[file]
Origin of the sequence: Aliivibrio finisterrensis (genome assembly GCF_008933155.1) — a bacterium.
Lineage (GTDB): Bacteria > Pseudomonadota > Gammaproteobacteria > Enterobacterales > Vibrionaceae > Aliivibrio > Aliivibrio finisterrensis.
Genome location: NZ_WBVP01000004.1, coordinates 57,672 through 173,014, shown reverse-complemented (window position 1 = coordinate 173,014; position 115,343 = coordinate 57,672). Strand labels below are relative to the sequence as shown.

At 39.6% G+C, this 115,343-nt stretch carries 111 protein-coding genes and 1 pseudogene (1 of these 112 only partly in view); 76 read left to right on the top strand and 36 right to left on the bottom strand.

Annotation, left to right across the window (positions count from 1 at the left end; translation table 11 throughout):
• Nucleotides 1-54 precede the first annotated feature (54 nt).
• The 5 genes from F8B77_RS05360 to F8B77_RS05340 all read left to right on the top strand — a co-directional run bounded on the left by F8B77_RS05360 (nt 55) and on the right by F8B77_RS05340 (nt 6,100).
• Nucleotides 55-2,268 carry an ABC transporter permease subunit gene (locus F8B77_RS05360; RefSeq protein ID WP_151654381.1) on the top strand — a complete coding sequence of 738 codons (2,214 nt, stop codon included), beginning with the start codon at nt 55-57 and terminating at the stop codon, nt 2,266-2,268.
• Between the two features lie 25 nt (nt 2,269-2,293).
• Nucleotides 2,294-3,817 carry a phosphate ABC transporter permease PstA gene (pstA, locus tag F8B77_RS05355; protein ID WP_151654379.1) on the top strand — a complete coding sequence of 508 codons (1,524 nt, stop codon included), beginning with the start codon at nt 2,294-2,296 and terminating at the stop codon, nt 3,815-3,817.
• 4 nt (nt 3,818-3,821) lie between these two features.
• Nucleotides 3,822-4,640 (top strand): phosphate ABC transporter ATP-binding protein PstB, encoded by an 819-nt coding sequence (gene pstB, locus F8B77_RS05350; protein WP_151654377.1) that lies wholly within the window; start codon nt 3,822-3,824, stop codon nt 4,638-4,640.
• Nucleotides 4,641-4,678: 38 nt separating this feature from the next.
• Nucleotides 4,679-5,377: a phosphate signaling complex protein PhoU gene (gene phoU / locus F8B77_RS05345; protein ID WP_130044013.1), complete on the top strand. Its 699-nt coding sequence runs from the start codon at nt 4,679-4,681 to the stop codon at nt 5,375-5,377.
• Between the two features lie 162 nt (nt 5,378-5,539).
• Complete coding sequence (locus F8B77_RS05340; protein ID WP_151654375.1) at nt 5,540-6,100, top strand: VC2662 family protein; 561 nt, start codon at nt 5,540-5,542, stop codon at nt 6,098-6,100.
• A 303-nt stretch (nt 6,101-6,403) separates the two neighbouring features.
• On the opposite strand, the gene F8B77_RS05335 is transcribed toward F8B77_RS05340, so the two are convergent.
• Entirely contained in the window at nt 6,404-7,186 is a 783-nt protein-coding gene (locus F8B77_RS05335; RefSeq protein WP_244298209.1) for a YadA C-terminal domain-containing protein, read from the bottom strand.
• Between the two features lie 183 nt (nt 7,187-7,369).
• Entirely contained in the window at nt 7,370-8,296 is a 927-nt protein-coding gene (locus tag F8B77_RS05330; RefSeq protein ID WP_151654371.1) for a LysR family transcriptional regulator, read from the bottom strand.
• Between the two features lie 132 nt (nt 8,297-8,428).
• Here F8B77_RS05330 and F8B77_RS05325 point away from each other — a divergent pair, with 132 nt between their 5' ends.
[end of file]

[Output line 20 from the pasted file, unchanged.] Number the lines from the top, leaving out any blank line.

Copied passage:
• Between the two features lie 183 nt (nt 7,187-7,369).